Akciğer Havayolu Modellemesine Yönelik Oluşturulan Deselülerize Doku İskeleleri ile 3b Hücre Kültür Sistemlerinin Kurulması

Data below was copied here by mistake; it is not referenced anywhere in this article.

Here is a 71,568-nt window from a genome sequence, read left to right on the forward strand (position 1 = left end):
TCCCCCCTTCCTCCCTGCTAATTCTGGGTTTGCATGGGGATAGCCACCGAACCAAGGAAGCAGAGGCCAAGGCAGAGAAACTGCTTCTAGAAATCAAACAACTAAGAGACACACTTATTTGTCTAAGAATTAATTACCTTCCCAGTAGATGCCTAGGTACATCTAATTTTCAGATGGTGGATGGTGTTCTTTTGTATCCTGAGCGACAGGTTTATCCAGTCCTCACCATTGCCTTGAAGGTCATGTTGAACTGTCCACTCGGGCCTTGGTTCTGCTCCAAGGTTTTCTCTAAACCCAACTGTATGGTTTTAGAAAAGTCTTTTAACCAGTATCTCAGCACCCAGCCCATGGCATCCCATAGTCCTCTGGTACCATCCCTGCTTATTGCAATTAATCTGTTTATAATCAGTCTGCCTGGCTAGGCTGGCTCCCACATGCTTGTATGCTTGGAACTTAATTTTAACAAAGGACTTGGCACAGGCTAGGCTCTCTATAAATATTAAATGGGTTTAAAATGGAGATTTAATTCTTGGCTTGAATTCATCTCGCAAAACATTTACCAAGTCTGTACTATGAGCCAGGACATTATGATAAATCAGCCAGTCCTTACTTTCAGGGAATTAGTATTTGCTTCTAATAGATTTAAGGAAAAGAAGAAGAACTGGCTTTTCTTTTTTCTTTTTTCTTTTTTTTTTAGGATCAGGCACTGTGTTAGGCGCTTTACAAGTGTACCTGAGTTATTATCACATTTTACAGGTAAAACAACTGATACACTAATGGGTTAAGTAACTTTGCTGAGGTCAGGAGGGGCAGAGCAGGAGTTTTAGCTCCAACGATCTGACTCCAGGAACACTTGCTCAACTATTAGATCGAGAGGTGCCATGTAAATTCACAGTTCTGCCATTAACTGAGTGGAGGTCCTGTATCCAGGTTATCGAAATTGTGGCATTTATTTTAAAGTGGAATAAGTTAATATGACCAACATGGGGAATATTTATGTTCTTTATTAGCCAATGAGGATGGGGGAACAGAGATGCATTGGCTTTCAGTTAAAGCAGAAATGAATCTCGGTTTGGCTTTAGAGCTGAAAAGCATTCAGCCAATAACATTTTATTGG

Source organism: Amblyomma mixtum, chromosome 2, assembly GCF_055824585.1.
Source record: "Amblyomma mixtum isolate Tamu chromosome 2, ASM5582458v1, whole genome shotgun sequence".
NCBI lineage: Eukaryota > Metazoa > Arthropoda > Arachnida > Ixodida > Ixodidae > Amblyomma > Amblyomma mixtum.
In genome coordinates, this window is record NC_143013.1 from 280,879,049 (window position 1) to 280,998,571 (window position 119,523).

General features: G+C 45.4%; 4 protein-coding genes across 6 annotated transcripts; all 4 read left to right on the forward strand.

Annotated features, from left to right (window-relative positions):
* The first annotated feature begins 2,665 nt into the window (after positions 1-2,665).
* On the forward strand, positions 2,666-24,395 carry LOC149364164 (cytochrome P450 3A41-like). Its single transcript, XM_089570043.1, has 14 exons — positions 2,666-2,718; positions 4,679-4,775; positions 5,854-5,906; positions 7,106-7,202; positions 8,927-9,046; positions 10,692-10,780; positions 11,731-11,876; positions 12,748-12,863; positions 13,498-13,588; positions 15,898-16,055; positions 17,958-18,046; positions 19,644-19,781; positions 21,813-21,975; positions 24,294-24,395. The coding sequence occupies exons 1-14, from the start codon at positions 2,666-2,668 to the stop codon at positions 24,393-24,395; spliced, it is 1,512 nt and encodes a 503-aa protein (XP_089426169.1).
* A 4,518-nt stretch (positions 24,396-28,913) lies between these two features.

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The lungs have the task of providing the necessary oxygen for the cells and carrying out the carbon dioxide formed as a result of metabolic events. During this process, which we call breathing, the lungs encounter many harmful substances such as allergens with protease properties, viruses, bacteria, particles that cause air pollution, cigarette smoke, and toxic chemicals. These harmful substances entering the airway have a destructive effect on the tight junction molecules that provide epithelial cell integrity, leading to the deterioration of its structural integrity and cause epithelial barrier damage. Environmental factors and genetic predispositions cause chronic airway diseases such as asthma and COPD and play a role in increasing or decreasing the severity of the disease. Thousands of people die every year due to chronic airway diseases. Various experimental models are needed to understand these disease mechanisms and to develop treatment methods. Regenerative medicine and tissue engineering applications, which have been developed rapidly in recent years, have an essential place in the understanding and development of disease mechanisms. The tissue and organ decellularization method, which is one of the tissue engineering applications, has been used successfully in both pre-clinical studies and clinical applications in experimental animals for a long time. Decellularized scaffolds obtained by preserving the natural extracellular matrix component of the tissue and removing possible immune response cells are essential in that they can be used in vitro to develop cell culture systems and in vivo studies to meet donor organ deficiency. Since healthy donor lungs are always used for lung transplantation, alternative lung sources on which various cell populations can attach and grow are needed for tissue engineering studies. Within the scope of this thesis, sheep lung has been proposed as a xenogenic alternative to human lungs. In the study, it was aimed to produce tissue scaffolds by applying physical and chemical decellularization methods on sheep lung tissue. In the first stage of the study, it was aimed to create an optimum decellularization method for lung tissue by using detergents that used in lung decellularization such as SDS, Triton X-100 and CHAPS, as well as detergents that were not used in lung decellularization, such as Sodium cholat, NP-40 and ASB-14, by the mixing/shaking technique. sCO2 was used as the physical decellularization method. By comparing the results obtained by physical and chemical methods, the effect of both methods on sheep lungs was revealed. In the second stage of the study, the characterization processes of the obtained decellularized lung tissue scaffolds and hydrogel synthesis from these tissues were carried out. For characterization, it was quantitatively determined how much the DNA contained in the decellularized extracellular matrix was removed from the structure compared to the natural tissue. Then, the tissues were evaluated qualitatively by the histological staining method. Efficacy was investigated by quantitative analyzes of the collagen, glucosaminoglycan (GAG), and elastin ratios remaining in the tissue scaffolds. To analyze the surface characterization of the scaffolds obtained, SEM imaging were performed. After these analyses, hydrogel synthesis and characterization was performed from the tissues of the effective condition and cell culture studies were carried out. As a result of the characterization process, methods with ASB-14, sodium cholate hydrate, and SDS detergents, effective on lung decellularization, were selected. Among these methods, hydrogel synthesis was performed from the decellularized tissue obtained with ASB-14, BEAS-2B cells were cultivated on it, and cell proliferation and differentiation were evaluated on ALI culture.
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